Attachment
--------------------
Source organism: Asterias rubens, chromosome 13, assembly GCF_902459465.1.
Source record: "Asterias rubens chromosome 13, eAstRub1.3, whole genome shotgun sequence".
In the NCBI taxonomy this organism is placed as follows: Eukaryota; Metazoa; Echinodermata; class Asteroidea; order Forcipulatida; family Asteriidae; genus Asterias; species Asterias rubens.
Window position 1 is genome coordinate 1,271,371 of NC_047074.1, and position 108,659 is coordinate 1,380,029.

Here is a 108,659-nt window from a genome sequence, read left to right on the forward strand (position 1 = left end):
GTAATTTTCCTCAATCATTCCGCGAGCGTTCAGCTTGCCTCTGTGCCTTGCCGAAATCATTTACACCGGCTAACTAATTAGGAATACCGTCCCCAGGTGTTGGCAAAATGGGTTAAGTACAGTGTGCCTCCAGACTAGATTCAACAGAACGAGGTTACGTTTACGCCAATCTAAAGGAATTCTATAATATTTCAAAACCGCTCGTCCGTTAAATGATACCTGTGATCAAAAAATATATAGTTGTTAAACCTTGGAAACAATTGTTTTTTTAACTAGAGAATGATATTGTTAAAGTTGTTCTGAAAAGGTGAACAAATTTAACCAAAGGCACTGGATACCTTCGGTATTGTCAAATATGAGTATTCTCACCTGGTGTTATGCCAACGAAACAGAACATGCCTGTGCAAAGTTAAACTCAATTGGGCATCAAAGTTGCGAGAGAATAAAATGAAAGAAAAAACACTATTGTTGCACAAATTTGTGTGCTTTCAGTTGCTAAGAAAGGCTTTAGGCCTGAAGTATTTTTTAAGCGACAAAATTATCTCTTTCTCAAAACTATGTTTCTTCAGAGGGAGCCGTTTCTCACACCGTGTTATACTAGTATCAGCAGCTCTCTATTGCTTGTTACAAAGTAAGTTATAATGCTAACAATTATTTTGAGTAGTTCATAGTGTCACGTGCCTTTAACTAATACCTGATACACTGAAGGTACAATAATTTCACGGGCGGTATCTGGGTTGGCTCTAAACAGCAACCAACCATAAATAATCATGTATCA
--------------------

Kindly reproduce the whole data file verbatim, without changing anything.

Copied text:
Source organism: Asterias rubens, chromosome 13, assembly GCF_902459465.1.
Source record: "Asterias rubens chromosome 13, eAstRub1.3, whole genome shotgun sequence".
In the NCBI taxonomy this organism is placed as follows: Eukaryota; Metazoa; Echinodermata; class Asteroidea; order Forcipulatida; family Asteriidae; genus Asterias; species Asterias rubens.
Window position 1 is genome coordinate 1,271,371 of NC_047074.1, and position 108,659 is coordinate 1,380,029.

Here is a 108,659-nt window from a genome sequence, read left to right on the forward strand (position 1 = left end):
GTAATTTTCCTCAATCATTCCGCGAGCGTTCAGCTTGCCTCTGTGCCTTGCCGAAATCATTTACACCGGCTAACTAATTAGGAATACCGTCCCCAGGTGTTGGCAAAATGGGTTAAGTACAGTGTGCCTCCAGACTAGATTCAACAGAACGAGGTTACGTTTACGCCAATCTAAAGGAATTCTATAATATTTCAAAACCGCTCGTCCGTTAAATGATACCTGTGATCAAAAAATATATAGTTGTTAAACCTTGGAAACAATTGTTTTTTTAACTAGAGAATGATATTGTTAAAGTTGTTCTGAAAAGGTGAACAAATTTAACCAAAGGCACTGGATACCTTCGGTATTGTCAAATATGAGTATTCTCACCTGGTGTTATGCCAACGAAACAGAACATGCCTGTGCAAAGTTAAACTCAATTGGGCATCAAAGTTGCGAGAGAATAAAATGAAAGAAAAAACACTATTGTTGCACAAATTTGTGTGCTTTCAGTTGCTAAGAAAGGCTTTAGGCCTGAAGTATTTTTTAAGCGACAAAATTATCTCTTTCTCAAAACTATGTTTCTTCAGAGGGAGCCGTTTCTCACACCGTGTTATACTAGTATCAGCAGCTCTCTATTGCTTGTTACAAAGTAAGTTATAATGCTAACAATTATTTTGAGTAGTTCATAGTGTCACGTGCCTTTAACTAATACCTGATACACTGAAGGTACAATAATTTCACGGGCGGTATCTGGGTTGGCTCTAAACAGCAACCAACCATAAATAATCATGTATCA